Cubase gains new features and dispenses with the dongle.
Cubase’s substantial and diverse user base might have had to wait a few months beyond Steinberg’s regular end‑of‑year update cycle, but version 12 is now with us. Of course, in its Pro form, Cubase has been a sophisticated, feature‑rich music production platform for many years. So what have Steinberg added to v12 to improve upon their already‑impressive flagship product and to tempt existing users, and potentially new ones, to invest?
I’ll get to Cubase Pro 12’s list of additions in a minute but perhaps the item that caused the most chatter online prior to launch was actually something Steinberg was taking away; licensing via a dongle. USB dongles are something that engender very mixed feelings. If you primarily work in a fixed studio space (as I do), it’s perhaps not so much of an issue but, for those who are more mobile, looking after a dongle (or three) when you move between locations can be problematic.
Of course, all developers have to protect their software from piracy, but Steinberg obviously feel that that can now be done effectively without the eLicenser key. With v12, activation is linked to your host computer and you can activate on up to three different machines under a single license. This worked very smoothly for me when installing Cubase Pro 12 (although some users did report issues immediately after the launch, presumably caused by Steinberg’s servers being inundated with update requests) and I was able to install and activate on both my main studio machine (under Mac OS) and on a Windows‑based laptop I occasionally use for mobile work, without any problems. For understandable pragmatic reasons, Steinberg are planning to transition their other major software titles to the new licensing system as each goes through its own update cycle. Users of WaveLab or SpectraLayers, for example, will therefore have to wait a little longer to be completely eLicenser‑free, but it is coming.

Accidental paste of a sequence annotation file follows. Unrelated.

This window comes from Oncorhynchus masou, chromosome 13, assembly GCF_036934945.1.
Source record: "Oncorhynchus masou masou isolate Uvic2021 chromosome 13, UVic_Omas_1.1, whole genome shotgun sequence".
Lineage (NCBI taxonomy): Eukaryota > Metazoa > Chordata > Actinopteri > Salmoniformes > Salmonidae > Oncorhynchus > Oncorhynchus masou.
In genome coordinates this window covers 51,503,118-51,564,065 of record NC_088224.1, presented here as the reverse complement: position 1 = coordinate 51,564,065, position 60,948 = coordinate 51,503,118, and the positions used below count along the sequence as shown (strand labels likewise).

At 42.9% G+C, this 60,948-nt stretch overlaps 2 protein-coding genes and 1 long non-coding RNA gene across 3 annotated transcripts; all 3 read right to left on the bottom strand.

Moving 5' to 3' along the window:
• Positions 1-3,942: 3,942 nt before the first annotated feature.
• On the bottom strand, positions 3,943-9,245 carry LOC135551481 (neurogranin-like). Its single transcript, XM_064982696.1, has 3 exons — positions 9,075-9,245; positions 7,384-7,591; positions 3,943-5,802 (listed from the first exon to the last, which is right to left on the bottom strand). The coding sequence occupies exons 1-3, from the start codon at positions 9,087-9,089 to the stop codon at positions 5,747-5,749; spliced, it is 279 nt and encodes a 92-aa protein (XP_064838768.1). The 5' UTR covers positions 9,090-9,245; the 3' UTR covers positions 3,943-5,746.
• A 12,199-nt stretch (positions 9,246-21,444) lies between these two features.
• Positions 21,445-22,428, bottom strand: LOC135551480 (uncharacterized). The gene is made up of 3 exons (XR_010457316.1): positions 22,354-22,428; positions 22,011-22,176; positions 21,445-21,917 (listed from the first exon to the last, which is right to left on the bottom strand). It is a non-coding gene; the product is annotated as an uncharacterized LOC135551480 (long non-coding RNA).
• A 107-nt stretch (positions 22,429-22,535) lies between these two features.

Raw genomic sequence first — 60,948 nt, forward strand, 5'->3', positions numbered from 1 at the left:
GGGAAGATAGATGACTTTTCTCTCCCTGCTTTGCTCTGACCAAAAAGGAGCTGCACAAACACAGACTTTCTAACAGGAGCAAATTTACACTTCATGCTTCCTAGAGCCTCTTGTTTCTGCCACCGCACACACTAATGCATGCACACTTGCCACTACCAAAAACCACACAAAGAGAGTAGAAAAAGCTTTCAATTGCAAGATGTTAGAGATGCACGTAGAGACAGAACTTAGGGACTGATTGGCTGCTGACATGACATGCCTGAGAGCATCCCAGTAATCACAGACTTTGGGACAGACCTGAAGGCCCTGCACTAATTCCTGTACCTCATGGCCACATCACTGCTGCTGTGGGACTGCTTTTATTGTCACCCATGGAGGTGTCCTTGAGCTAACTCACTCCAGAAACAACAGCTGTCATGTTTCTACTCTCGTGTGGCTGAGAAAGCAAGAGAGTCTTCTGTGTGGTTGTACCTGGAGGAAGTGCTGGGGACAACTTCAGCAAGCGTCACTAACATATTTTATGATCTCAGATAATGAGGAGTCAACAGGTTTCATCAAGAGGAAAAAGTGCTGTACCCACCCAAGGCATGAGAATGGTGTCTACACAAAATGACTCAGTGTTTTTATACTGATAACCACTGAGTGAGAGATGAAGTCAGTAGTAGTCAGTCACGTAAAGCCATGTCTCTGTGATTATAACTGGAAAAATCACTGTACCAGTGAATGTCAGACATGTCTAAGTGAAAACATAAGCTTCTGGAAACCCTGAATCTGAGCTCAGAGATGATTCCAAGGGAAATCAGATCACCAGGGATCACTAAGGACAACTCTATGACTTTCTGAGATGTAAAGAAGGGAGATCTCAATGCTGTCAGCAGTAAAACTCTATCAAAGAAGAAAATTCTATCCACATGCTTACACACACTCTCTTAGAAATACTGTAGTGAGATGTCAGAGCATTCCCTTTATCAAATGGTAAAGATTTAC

Dongle‑free licensing aside, what’s new in Cubase Pro 12? Sensibly, Steinberg have adopted an evolutionary approach rather than a revolutionary one (existing workflows therefore remain intact) but, as befits a whole number upgrade, there is plenty of ‘new and improved’ to discuss.
For example, Apple‑based users will welcome the news that Cubase 12 has native support for Apple Silicon. That said, for those with a M1‑powered Mac, Rosetta is likely to remain a fact of life (albeit a fairly innocuous one) for a while yet as music software developers gradually embrace the chip format. It’s also worth noting that, amongst the brief ‘requirements’ list for Cubase 12, Steinberg’s website lists Mac OS Big Sur or Monterey. However, early user reports suggested plenty of folks running quite happily on older Mac OS iterations such as Catalina. For Windows‑based users, 64‑bit versions of either Windows 10 or Windows 11 are supported. Both Mac and Windows installs require 70GB of free storage space, and a minimum 8GB of RAM is suggested.
One further benefit of the new, dongle‑free licensing arrangements is that a trial version of Cubase is now possible. It was still listed as ‘coming soon...’ at the time of writing, but obviously will mean you can test Cubase 12 on your own hardware/OS without risk prior to making a purchase decision.